How to Make a Gravy

There are lots of ways to make gravy from a roast. Some can get rather complicated….we’ve tried to keep this simple.
When you cook a roast, whether it’s turkey, chicken, beef, or lamb, you should end up with plenty of browned drippings and fat from the roast when it’s finished. The “drippings” are browned juices and fat and contain essential flavours for a flavour-filled gravy.  
You can use roasted vegetables (mashed) to add further depth of flavour.



  1. As soon as the roast has finished cooking, remove it from the oven and transfer it to a cutting board to rest. 
  2. While the roast is resting, place the roasting pan and all of the drippings it contains on the stove-top and start making the gravy.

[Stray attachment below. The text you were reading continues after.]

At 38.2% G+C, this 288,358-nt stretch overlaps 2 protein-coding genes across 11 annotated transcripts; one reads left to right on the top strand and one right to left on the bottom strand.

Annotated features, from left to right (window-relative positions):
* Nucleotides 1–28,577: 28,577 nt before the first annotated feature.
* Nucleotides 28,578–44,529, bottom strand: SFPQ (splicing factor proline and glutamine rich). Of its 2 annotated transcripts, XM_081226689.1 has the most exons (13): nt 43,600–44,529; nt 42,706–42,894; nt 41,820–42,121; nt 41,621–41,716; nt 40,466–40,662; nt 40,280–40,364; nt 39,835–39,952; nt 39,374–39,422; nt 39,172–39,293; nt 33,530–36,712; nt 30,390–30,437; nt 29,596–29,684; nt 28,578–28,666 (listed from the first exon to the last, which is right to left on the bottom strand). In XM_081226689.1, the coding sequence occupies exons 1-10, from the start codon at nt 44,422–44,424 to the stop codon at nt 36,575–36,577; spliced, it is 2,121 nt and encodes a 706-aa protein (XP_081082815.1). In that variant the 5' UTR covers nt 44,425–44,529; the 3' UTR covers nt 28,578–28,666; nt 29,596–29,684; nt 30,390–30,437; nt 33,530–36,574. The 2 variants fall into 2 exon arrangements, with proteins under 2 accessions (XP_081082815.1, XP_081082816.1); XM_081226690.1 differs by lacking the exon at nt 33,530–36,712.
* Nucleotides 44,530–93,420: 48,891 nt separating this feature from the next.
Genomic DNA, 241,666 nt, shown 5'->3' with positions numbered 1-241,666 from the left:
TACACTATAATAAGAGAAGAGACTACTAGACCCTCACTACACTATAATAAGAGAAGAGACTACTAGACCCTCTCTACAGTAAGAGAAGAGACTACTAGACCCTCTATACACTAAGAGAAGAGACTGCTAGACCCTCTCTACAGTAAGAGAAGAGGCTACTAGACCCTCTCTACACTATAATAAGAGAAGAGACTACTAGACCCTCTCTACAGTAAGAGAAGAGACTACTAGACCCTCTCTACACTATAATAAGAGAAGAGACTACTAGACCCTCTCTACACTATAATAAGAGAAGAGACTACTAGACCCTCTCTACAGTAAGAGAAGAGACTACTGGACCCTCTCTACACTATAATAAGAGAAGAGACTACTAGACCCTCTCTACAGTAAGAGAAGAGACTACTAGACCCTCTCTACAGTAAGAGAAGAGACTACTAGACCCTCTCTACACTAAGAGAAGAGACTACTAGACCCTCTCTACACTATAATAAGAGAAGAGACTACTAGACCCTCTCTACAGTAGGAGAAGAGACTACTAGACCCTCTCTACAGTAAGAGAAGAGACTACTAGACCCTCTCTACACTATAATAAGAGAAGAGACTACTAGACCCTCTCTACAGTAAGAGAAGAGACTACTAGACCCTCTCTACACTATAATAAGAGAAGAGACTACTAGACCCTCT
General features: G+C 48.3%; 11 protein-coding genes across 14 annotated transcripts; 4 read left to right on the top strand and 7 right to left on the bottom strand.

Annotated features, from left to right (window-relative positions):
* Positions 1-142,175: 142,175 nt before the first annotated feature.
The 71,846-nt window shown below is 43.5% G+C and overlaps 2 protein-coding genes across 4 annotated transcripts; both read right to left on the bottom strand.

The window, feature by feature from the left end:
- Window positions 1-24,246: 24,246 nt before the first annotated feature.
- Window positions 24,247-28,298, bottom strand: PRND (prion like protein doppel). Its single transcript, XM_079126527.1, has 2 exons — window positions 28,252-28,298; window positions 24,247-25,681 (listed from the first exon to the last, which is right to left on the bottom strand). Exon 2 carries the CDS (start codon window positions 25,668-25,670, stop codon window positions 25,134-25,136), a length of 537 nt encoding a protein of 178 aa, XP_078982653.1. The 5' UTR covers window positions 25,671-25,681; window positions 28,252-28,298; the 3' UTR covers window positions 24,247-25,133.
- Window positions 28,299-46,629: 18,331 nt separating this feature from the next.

3. Remove the roast from the roasting pan. Pour off all but 4 tablespoons of the fat in the pan. 
  4. (If you don’t have enough fat in the pan, add butter so that you have at least 4 tablespoons of fat in the pan)
  5. While the pan is still warm, scrape the bottom of the pan with a metal spatula to loosen any browned drippings that might be stuck to the bottom of the pan. 
  6. Place the pan on the stove-top on medium heat. (If you are using a roasting pan that won’t work well on the stove-top, scrape up all of the drippings and fat and put into a large shallow sauté pan.)
  7. Dissolve 4 tablespoons of cornflour (or alternatively use 4 tablespoons of flour) in the minimum amount of water needed to make a thin paste – about  ½ cup. 
  8. Pour into pan with drippings and use a wire whisk to blend into the drippings
  9. Stir with a wire whisk until the gravy begins to thicken. As the gravy thickens, slowly add stock or water to the pan.  Alternate stirring and adding liquid, maintaining the consistency you want, for approximately 5 minutes.
  10. You will probably add about 3 to 4 cups of liquid all together and will end up with about 2 cups of gravy. 
  11. You can strain the gravy through a sieve for a smooth consistency.
  12. Taste and season with salt if needed.